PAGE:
Chapter 1, "Reconstructing Crusader," briefly addresses aspects of British military doctrine that contributed to the 8th Army's failures in the Western Desert. At the time of Operation Crusader, the British had not mastered combined arms operations in fluid mechanized warfare. Their doctrinal evolution after the Great War envisioned "set piece" battles with strict separation of armored and infantry forces. Joffe writes that the Western Desert campaign was "predicated on the fanciful notion of a decisive desert tank battle on the analogy of a naval engagement at sea" (11). Time after time the British Army's inept coordination of tanks, infantry, and artillery could not match German capabilities, a failure worsened by British technical deficiencies in tank and anti-tank gun design and auxiliary services like tactical communications. British superiority in airpower mitigated these liabilities, as did the dominance of the Royal Navy over the Italian fleet. And, too, the Allies held a clear edge in strategic intelligence, thanks to ULTRA.

Chapter 2, "23–26 November: Break-down and Insubordination," recounts the removal of Lt. Gen. Cunningham from command of the 8th Army, using contemporary documentary evidence and recollections ofthe principal characters.

The book's last chapters (3–8) concern the extensive fallout from Cunningham's removal. They tell familiar and admittedly fascinating tale of the back-biting and second guessing that often follows controversial command decisions. Senior British and Commonwealth officers in the Middle East command speculated that Cunningham may have experienced a breakdown during the battle. Nevertheless, he was a well connected officer, strongly supported by what might be called the "Artillery lobby" and drew public sympathy because his older brother, Adm. Andrew Cunningham, was the widely admired commander of the Royal Navy's Mediterranean Fleet. The Cunningham brothers hailed from a prominent Scottish medical family and the publicly announced diagnosis of "exhaustion" as the reason for removing Cunningham's was soon questioned. His supporters in Parliament raised this issue in a period of growing mistrust of Churchill's wartime leadership, when British defeats were more common than victories. Joffe clarifies the influence of Cunningham's "famous brother, [and] the network of gunners and possibly conservative politicians" (195) who rose to his defense.

Though Alan Cunningham's professional reputation was tarnished by his relief during Operation Crusader, he avoided public disgrace, going on to serve in high-level positions.[1] The most notable was his postwar war stint as High Commissioner in Palestine, where he headed an unpopular Mandate authority meant to keep peace between impatient Jewish leaders striving for independence and various Arab factions bitterly opposed to a Jewish state in Palestine. No senior British official could have done better then Cunningham in this unenviable position.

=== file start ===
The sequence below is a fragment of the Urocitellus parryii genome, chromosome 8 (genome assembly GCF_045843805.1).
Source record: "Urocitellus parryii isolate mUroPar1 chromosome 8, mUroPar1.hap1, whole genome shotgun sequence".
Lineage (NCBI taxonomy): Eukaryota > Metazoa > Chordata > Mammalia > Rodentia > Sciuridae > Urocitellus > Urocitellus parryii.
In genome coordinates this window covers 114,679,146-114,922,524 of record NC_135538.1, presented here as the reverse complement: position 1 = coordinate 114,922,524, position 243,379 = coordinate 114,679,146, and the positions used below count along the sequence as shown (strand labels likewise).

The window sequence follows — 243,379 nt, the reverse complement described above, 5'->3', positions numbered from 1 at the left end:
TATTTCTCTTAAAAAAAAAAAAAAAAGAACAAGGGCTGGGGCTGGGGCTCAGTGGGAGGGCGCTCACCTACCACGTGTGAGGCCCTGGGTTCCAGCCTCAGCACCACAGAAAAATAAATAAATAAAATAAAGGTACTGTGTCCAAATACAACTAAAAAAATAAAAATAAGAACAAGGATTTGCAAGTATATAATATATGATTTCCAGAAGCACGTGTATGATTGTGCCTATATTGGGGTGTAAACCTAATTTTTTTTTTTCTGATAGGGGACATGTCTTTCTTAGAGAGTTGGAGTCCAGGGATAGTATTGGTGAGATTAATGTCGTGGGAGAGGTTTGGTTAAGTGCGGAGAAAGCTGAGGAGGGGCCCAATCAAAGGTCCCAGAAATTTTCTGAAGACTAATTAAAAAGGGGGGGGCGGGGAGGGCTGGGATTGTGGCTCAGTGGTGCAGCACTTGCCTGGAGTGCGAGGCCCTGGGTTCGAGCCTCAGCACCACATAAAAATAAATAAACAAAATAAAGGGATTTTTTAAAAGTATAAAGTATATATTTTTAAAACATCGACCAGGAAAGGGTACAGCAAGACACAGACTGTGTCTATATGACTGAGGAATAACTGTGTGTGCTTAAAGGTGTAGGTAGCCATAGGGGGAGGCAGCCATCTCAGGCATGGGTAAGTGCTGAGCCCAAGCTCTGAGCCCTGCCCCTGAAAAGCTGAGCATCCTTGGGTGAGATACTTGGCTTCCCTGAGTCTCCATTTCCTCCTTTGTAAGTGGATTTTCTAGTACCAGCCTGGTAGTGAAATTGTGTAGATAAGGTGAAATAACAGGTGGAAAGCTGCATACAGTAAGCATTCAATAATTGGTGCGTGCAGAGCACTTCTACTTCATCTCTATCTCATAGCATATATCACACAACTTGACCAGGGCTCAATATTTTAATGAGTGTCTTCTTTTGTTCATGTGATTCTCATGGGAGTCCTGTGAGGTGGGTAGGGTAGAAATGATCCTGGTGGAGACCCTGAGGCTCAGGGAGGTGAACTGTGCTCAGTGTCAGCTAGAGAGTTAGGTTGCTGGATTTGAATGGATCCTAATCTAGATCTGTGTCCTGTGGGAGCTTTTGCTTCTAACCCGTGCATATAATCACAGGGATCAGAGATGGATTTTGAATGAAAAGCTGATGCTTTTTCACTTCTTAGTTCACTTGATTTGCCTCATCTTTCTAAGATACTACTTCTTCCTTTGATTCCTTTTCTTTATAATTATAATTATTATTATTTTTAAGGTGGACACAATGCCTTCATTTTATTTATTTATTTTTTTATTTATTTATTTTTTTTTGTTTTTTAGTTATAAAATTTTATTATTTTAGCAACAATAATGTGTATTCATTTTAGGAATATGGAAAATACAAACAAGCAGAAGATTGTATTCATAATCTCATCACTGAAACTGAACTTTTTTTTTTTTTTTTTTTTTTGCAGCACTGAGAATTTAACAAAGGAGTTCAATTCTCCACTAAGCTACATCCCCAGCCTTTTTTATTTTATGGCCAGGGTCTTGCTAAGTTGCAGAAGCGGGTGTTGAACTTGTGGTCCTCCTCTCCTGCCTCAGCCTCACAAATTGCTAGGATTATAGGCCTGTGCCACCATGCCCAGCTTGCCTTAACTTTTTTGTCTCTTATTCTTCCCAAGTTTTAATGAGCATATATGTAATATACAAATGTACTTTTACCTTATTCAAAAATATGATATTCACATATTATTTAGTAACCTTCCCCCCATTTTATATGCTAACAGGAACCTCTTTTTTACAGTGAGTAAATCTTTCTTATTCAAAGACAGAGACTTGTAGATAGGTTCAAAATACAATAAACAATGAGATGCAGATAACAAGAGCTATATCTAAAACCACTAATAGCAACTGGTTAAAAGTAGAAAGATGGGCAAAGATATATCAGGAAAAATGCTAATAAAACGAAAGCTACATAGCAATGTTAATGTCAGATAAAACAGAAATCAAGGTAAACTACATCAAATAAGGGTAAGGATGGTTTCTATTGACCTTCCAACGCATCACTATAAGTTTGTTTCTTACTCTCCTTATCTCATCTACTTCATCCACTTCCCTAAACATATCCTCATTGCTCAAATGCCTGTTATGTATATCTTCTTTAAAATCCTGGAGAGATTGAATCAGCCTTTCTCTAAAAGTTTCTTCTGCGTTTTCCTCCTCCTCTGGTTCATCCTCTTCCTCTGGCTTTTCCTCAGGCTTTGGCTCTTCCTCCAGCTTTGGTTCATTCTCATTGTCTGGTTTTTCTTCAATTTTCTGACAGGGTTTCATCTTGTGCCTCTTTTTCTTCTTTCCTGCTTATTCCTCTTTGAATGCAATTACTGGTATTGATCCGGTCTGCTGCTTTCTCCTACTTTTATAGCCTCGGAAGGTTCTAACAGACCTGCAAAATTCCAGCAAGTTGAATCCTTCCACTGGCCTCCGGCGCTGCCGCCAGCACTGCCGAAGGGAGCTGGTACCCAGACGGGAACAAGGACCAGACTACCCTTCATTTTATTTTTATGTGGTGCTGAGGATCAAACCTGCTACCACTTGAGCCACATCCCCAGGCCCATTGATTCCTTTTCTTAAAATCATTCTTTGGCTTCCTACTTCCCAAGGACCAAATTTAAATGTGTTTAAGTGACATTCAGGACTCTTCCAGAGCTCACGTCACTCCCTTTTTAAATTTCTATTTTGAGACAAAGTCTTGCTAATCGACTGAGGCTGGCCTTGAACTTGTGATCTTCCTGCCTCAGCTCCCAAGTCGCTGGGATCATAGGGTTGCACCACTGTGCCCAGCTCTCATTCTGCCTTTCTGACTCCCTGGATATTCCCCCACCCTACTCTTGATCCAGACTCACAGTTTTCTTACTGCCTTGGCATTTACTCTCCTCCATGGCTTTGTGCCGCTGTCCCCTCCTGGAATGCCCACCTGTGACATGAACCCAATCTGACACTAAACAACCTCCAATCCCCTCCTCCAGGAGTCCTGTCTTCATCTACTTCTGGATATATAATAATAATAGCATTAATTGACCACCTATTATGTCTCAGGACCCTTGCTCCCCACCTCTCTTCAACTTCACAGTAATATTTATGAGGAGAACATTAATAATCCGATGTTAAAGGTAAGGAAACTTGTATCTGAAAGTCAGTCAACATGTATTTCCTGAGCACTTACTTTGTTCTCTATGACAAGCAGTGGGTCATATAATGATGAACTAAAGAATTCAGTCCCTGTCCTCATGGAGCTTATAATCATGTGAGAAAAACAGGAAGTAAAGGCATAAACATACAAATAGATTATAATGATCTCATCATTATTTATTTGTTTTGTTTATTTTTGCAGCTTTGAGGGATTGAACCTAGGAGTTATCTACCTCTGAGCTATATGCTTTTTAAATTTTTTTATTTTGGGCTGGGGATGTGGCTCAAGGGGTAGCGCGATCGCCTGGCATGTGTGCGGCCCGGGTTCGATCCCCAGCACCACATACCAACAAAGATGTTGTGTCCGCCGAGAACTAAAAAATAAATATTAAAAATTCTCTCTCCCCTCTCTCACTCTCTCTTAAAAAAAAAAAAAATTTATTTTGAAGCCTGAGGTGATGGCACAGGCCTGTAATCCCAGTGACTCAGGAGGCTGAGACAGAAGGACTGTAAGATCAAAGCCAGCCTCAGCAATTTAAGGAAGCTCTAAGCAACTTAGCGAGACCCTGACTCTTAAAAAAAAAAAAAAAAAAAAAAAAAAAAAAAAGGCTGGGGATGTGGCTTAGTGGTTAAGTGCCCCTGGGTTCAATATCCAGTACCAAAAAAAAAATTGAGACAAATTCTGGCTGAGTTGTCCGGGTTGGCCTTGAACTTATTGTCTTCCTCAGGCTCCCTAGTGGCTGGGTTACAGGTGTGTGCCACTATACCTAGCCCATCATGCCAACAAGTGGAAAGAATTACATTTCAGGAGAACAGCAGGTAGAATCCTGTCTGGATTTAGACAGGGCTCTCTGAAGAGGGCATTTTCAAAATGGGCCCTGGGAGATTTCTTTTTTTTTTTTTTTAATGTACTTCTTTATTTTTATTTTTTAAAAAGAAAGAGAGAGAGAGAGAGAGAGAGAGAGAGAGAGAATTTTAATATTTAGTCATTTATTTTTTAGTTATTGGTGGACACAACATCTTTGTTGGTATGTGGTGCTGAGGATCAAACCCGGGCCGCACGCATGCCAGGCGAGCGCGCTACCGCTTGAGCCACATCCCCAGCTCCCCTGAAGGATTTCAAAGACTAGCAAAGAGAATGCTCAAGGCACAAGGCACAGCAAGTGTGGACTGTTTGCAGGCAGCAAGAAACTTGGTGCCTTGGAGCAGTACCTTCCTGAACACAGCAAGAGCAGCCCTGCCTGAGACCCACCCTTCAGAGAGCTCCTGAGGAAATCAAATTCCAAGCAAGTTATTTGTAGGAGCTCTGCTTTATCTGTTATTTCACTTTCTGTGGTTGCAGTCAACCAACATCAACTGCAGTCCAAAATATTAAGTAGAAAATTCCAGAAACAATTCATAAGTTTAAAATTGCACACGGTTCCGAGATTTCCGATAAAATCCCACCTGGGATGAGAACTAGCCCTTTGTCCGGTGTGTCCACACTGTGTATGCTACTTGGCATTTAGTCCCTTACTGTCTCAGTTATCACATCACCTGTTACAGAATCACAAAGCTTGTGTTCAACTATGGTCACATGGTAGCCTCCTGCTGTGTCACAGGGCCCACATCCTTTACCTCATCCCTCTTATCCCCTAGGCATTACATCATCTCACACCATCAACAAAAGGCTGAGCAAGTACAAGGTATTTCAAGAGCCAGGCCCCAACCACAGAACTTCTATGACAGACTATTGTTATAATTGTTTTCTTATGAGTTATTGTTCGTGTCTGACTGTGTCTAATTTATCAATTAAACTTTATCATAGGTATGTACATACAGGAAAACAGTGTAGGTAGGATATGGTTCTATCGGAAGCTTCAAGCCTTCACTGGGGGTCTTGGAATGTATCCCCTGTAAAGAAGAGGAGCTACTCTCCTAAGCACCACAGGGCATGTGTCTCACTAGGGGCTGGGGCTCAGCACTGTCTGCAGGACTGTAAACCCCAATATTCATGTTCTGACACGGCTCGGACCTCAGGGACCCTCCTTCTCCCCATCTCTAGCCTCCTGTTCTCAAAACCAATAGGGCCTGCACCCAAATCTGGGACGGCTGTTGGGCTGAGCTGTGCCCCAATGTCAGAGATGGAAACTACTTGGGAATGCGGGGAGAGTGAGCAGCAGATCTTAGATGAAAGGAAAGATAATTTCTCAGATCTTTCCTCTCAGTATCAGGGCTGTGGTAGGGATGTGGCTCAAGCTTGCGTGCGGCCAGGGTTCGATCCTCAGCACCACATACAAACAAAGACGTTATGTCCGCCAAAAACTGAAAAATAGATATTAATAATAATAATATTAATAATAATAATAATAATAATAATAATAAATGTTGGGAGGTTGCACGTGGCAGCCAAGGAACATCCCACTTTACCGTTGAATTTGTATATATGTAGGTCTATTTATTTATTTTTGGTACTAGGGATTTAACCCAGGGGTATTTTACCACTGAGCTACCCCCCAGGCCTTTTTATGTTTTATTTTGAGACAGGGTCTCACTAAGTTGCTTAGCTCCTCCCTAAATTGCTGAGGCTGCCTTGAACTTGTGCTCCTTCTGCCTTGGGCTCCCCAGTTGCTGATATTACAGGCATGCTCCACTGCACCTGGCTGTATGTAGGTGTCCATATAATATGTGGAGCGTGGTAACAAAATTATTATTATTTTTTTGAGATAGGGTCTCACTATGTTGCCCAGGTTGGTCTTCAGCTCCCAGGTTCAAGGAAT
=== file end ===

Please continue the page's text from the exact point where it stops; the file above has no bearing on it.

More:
The subtitle of Joffe's book derives from a letter by one of Lt. Gen. Cunningham's principal staff officers, Brig. Gen. Alexander "Sandy" Galloway, who never forgot what happened during Operation Crusader and his role in Cunningham's removal. He criticized his superior's defeatist and defensive mindset at a meeting with the two Corps commanders shortly before Auchinleck arrived at 8th Army HQ. "Later accounts make it clear that Galloway had pressed the Corps commanders to continue the battle and that Cunningham had or was prepared to order a withdrawal" (29). While Auchinleck was at 8th Army HQ, he and Galloway held a private meetings that left no written record; Galloway was no shrinking violet and certainly shared his doubts about Cunningham. He later told a senior South African general at Middle East Command HQ that "Cunningham almost lost his head" during the critical phase of the battle (75).

Galloway went on to hold important staff and command positions during the war and managed, after retiring, to insert his opinions into the British Army's official history of the war in the 1950s. He believed, as does Joffe, that Operation Crusader deserves more attention in our remembrance of the war in North Africa. It sheds needed light on a time when British and Commonwealth forces were painfully learning to wage combined-arms warfare against a formidable German adversary.

As his private (after the fact) correspondence reveals, Galloway felt some guilt over his role in Cunningham's relief. We are left to square his disloyalty to his commander with his superior grasp of the combat situation.

Its misleading title aside, the book's focus on the personalities involved in and the political fallout from Auchinleck's removal of Cunningham makes for fascinating reading. That said, the book exhibits the typical shortcoming of "new wave" military history written by non-specialists concentrating more on "narrative" and "memory" than on establishing the facts of the matter.

To his credit, Alexander Joffe is a careful historian who makes excellent use of the abundant personal correspondence of the principals as well as recorded statements both public and private. It is touching to learn that many senior officers in the British Army were loathe to sully Alan Cunningham's professional reputation. They seem almost apologetic about his removal from command in the middle of a battle, an action that, in the full context of Operation Crusader, was right and proper.

[1] E.g., Commandant of the Army Staff College, Commander in Chief in Northern Ireland, and Commanding General of the Eastern Command in the UK.